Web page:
Welcome home, Mr Dubourg
If the name Matthew Dubourg (1703-67) rings any bells today it’s probably because there’s a rather good story about the violinist-composer performing with Handel in Dublin – an encounter wittily referenced in the title of this fascinating project by Peter Whelan and the Irish Baroque Orchestra. But in Dubourg’s own age it was a different matter. Praised in poetry and song, even delighting the demanding Charles Burney, this pupil of Geminiani was, in Whelan’s words, ‘one of Ireland’s most influential musicians’.
Up until now Dubourg’s music has remained unpublished and unrecorded, so this disc is a treasure trove of world premieres, exploring the musician’s double life as both composer and virtuoso performer. The latter means setting Dubourg’s own music alongside works by Corelli and Vivaldi – a fascinating if brave comparison.
Dubourg’s Violin Concerto in D is an attractive affair. The opening Adagio is all stately, Handelian swagger – a curtain-raiser for a graceful, lilting dance of an Allegro, a courtly slow movement and a larky closer that’s more romping Irish jig than polished giga. And there’s more welcome Irishness in the exuberant and intricately ornamented set of variations Dubourg’s Maggot, as well as two further folk songs.
The Australian violinist Sophie Gent takes the Dubourg role throughout the programme, and it’s hard not to wonder how this sweet-toned, contained performer compares to the original. Corelli’s Sonata in A, Op 5 No 9, shows off the fluttering beauty of both Dubourg’s own ornamentation and Gent’s agility, but both this and Vivaldi’s A major Concerto for two violins (where Gent is joined by Claire Duff) feel markedly more subdued than rival recordings.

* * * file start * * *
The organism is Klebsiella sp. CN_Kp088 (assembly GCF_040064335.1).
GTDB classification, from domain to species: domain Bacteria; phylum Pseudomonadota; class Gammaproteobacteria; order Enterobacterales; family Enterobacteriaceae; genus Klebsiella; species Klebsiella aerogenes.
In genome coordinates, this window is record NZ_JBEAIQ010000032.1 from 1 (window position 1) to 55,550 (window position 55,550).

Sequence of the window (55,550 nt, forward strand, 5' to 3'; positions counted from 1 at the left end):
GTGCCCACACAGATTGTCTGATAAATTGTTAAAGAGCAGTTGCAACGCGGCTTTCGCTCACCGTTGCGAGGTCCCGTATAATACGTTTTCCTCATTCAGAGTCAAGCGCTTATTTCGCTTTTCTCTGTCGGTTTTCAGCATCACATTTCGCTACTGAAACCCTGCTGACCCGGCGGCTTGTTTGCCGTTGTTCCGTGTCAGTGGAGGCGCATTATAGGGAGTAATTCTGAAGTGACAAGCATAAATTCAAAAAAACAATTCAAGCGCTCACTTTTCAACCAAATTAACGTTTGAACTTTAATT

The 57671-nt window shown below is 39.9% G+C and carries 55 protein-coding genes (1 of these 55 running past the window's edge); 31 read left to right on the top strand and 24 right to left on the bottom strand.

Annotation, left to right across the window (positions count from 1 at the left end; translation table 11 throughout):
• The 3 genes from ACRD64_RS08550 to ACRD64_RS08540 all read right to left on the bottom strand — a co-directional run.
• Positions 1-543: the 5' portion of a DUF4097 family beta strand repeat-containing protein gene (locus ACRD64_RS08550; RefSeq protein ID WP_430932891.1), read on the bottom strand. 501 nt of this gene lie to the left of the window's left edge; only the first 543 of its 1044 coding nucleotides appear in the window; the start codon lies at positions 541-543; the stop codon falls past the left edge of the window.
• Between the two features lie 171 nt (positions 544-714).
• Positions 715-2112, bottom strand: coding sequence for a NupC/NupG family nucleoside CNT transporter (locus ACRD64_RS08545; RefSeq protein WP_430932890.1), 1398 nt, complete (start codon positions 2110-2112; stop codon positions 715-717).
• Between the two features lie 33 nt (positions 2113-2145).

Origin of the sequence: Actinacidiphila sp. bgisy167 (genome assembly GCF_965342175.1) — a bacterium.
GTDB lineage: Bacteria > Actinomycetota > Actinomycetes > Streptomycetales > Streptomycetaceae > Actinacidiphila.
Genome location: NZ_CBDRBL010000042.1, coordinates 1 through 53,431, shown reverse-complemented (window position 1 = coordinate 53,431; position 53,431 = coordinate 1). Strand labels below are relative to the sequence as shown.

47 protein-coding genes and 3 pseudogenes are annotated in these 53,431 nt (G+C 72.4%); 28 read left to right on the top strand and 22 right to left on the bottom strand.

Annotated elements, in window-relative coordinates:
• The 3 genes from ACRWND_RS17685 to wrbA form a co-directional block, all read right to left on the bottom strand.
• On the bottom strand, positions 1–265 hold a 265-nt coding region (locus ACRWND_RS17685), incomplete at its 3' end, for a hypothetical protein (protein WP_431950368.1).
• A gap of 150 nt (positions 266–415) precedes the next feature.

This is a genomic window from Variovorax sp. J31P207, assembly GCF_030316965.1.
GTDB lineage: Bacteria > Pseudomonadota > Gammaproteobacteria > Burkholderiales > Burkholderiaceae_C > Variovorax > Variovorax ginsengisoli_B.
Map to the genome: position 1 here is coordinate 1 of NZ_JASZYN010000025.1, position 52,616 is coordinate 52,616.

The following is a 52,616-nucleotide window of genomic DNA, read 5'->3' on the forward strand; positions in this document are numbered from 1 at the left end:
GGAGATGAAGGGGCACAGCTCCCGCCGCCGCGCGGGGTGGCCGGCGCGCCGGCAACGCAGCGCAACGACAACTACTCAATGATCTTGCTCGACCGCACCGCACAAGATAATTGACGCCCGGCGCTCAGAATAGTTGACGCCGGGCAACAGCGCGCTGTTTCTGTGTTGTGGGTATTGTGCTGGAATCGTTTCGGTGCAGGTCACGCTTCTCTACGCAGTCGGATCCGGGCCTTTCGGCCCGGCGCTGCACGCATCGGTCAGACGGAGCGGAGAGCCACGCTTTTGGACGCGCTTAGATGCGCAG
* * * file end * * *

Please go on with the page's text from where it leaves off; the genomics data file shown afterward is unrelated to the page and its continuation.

The most extended Dubourg work here is the 1739 Ode for Dublin Castle – an example of the composer’s prolific official voice as Chief Composer at the castle. Echoes of Handel and Arne are hard to escape but the 20 minute choral work has plenty of charm and an easy way with melody. Anna Devin and Rachel Kelly are luxurious soloists, at their best in lingering vocal embrace in the duet ‘Pleased with our state’. Lone movements from other odes include the artful thundering of Now the mingling hosts engage (with bass Edward Grint and bassoonist Carles Cristobal twinkle-eyed soloists) and the cool bucolic beauty of Anna Devin’s Soft breathes the melting flute.
As musical homecomings go, this is definitely more Prodigal Son than unwelcome guest.